Interesting Training Question
George Crowl (WILLIAMM@ZIAVMS.ENMU.EDU)
Wed, 14 Aug 1996 17:35:01 -0600
You proposed rotating Scoutmaster Fundamentals among the various
troops in the district. You are concerned about the "good ol'
boy" network of trainers.
I would caution to go slowly and carefully. It would help to
have more people to participate as instructors, but would the new
blood be fully qualified to instruct? In some of my districts we
have a plethora of instructors, and we have enough so that no
individual needs to instruct more than one time a year, though
the training is give 3-4 times a year. In other districts, they
are lucky to put on the training twice a year, using the same
people all the time. The plan needs to meet the situation of the
district and its troops.
Please consider some of the following thoughts:
Do the troops have the qualified individuals to conduct the
training (i.e. completed SMF, some background in instructing,
ideally perhaps someone with Wood Badge background)?
Are there enough troops willing to take this task on _in
addition to_ their primary job of serving boys?
Who handles physical arrangements and scheduling?
Would you need to have two or more troops cooperate?
Do these troops set an example for the other leaders in the
way they operate their troop?
Would you perhaps be perpetuating mediocrity?
Will this approach help in your recruiting efforts, or is it
possible it will make it harder because troop leaders do not know
each other well?
My preference would be to recommend:
Discuss with the District Training Chairman (DTC) and DE the
need for _measured_ turnover in the Scout training team.
Many trainers have a primary job in Scouting and do training
on the side. Set them up to teach only once or twice a year, and
allow new people in to fill the holes.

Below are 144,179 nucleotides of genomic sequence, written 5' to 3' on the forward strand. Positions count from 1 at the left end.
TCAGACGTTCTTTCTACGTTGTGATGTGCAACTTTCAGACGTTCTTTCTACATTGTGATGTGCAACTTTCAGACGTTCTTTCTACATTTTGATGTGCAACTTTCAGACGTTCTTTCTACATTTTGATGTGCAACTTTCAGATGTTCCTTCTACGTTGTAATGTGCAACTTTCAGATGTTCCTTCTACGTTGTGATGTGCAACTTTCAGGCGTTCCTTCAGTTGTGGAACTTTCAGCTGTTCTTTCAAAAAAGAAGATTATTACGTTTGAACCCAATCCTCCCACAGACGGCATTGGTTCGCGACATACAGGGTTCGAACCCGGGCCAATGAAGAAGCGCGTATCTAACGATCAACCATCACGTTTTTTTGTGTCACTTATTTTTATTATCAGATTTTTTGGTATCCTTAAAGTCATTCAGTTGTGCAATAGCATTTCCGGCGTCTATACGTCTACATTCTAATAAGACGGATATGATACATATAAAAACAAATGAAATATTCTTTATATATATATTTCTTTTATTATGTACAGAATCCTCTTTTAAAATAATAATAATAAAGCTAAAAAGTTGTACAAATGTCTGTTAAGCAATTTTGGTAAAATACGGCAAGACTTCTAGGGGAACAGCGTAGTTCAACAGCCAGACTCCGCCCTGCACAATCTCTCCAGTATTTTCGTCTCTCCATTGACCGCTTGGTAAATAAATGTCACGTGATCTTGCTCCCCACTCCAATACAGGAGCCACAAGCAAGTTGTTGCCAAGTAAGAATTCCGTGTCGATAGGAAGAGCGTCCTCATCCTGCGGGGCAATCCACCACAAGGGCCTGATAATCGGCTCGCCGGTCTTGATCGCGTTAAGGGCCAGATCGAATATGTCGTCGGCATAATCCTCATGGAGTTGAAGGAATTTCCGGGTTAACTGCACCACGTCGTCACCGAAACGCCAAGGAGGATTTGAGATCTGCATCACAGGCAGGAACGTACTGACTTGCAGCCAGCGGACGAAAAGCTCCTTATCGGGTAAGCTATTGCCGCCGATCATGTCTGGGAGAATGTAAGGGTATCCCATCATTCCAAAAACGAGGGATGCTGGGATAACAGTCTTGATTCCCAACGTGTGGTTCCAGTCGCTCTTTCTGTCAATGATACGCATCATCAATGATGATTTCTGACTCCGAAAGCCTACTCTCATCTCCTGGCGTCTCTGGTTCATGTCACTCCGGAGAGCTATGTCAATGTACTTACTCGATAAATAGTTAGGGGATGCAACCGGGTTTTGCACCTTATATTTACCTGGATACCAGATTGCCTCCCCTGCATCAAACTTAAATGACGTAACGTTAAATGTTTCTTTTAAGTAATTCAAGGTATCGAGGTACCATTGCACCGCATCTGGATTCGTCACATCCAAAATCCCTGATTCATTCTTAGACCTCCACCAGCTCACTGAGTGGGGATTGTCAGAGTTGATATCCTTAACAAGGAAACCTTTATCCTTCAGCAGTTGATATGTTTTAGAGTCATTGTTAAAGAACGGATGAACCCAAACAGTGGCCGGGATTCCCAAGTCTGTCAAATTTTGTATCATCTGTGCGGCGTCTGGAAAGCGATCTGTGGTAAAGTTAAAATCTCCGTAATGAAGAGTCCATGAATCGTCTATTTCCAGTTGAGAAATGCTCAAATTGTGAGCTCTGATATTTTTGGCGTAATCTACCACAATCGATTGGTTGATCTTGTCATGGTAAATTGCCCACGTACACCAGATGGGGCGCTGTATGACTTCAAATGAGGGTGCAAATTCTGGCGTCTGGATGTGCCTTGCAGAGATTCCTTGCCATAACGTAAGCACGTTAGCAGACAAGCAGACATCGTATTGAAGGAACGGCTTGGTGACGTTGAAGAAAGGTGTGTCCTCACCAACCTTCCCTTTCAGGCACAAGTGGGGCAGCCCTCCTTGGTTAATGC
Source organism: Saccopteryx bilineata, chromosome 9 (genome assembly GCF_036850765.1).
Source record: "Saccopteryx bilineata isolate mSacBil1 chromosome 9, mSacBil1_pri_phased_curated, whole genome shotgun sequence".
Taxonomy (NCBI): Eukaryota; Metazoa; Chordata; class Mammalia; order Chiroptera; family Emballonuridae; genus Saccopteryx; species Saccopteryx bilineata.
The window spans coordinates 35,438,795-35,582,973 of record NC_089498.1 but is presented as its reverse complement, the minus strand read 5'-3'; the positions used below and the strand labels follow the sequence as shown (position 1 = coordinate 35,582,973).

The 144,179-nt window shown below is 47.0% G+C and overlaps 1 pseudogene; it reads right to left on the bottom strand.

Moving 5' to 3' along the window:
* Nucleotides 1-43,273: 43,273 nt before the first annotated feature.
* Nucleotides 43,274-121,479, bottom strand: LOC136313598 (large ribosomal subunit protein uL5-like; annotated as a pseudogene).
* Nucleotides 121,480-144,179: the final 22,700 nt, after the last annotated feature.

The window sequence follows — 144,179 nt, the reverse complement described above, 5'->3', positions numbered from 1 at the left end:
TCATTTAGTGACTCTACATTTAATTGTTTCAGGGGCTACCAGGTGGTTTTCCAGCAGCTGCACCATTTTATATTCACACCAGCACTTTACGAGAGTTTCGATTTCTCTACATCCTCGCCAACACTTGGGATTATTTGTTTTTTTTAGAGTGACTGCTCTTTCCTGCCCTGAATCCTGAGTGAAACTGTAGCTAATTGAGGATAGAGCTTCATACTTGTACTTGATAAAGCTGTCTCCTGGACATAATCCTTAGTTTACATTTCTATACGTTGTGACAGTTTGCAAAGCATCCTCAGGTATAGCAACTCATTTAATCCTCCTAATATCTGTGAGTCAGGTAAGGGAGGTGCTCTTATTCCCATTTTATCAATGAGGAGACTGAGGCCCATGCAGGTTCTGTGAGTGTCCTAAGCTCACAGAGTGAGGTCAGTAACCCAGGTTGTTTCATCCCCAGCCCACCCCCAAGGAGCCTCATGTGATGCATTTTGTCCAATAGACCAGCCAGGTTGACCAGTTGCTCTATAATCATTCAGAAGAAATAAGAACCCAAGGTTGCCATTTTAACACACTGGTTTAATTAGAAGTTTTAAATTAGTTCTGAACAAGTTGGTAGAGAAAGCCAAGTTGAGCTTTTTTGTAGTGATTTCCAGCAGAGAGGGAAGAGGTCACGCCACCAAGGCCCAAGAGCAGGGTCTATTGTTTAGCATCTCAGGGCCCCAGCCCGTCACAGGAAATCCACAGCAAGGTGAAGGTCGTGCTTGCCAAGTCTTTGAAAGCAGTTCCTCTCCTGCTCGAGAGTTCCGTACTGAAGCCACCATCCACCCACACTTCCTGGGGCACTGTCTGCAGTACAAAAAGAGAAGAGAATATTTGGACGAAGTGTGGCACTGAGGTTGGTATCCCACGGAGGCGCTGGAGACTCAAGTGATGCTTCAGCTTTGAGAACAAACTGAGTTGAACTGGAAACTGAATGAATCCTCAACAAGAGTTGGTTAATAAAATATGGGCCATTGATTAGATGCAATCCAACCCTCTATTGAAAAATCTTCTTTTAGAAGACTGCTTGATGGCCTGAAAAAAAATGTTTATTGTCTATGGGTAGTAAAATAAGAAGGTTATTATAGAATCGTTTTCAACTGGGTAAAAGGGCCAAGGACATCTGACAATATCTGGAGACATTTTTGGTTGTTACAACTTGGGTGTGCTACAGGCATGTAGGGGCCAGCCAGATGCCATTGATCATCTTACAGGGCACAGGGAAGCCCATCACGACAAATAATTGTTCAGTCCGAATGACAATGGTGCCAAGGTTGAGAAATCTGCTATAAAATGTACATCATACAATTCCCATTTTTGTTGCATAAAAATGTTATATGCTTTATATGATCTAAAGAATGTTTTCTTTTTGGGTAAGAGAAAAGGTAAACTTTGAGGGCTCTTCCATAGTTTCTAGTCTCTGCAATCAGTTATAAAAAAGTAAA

Some trainers who do only training lose touch with real
troops. If that is the case, the DTC needs to evaluate the
effectiveness of those individuals and arrange appropriate
While Scout Wood Badge is designed to support troop Scouters
in their jobs in the troop, many of the graduates are
enthusiastic enough and competent enough to pass on their
experience as trainers. However, do not overload them, their
primary job is with boys in troops.
Look at the successful leaders who are leaving units or
taking a step back, and ask them to join the training team.
Get every training team member to go to Train-the-Trainer as
soon as possible. Provide personal coaching through staff
development for those who haven't been.
Work on an open recruiting attitude for the SMF staff, i.e.
let it be known that you are interested in adding to the training
team. That sometimes yields the dud that is hard to get rid of,
but is generally useful.
This does not solve the problem of updating "old Scouters" to the
current program. For that, selectively asking an "old Scouter"
to present a session on a new program may work. You have to know
the individual to determine its suitability. For those who are
actively resisting, I do not have a good answer. Someone in
their unit is usually the best motivator.
____'/____ George Crowl
VV / \ UU AA, X226
/318\ Cncl Tng Chmn
/ 402 \ Wood Badge CD
/W-CS-38\ Double Eagle & Bear
/ ||| ||| \ Clovis, NM
Terry Howerton Sakima Group, Inc. SCOUTER Magazine Kansas City